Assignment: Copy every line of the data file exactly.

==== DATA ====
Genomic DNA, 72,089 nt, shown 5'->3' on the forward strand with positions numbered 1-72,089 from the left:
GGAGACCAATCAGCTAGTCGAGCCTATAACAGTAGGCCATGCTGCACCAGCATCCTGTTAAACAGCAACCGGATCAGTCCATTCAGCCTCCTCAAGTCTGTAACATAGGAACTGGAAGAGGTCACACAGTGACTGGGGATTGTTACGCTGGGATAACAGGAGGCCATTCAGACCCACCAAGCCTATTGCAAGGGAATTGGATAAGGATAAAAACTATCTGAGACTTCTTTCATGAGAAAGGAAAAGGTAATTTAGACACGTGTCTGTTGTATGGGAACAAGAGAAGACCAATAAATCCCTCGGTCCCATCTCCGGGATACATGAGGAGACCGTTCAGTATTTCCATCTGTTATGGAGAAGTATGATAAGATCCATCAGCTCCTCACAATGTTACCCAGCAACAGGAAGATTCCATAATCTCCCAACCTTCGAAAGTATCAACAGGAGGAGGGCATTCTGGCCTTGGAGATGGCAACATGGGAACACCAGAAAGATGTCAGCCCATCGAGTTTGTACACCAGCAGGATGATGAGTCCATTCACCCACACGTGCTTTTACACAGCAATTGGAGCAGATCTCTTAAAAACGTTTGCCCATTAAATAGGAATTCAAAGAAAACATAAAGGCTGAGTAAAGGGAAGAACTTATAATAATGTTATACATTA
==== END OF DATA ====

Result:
Genomic DNA, 72,089 nt, shown 5'->3' on the forward strand with positions numbered 1-72,089 from the left:
GGAGACCAATCAGCTAGTCGAGCCTATAACAGTAGGCCATGCTGCACCAGCATCCTGTTAAACAGCAACCGGATCAGTCCATTCAGCCTCCTCAAGTCTGTAACATAGGAACTGGAAGAGGTCACACAGTGACTGGGGATTGTTACGCTGGGATAACAGGAGGCCATTCAGACCCACCAAGCCTATTGCAAGGGAATTGGATAAGGATAAAAACTATCTGAGACTTCTTTCATGAGAAAGGAAAAGGTAATTTAGACACGTGTCTGTTGTATGGGAACAAGAGAAGACCAATAAATCCCTCGGTCCCATCTCCGGGATACATGAGGAGACCGTTCAGTATTTCCATCTGTTATGGAGAAGTATGATAAGATCCATCAGCTCCTCACAATGTTACCCAGCAACAGGAAGATTCCATAATCTCCCAACCTTCGAAAGTATCAACAGGAGGAGGGCATTCTGGCCTTGGAGATGGCAACATGGGAACACCAGAAAGATGTCAGCCCATCGAGTTTGTACACCAGCAGGATGATGAGTCCATTCACCCACACGTGCTTTTACACAGCAATTGGAGCAGATCTCTTAAAAACGTTTGCCCATTAAATAGGAATTCAAAGAAAACATAAAGGCTGAGTAAAGGGAAGAACTTATAATAATGTTATACATTA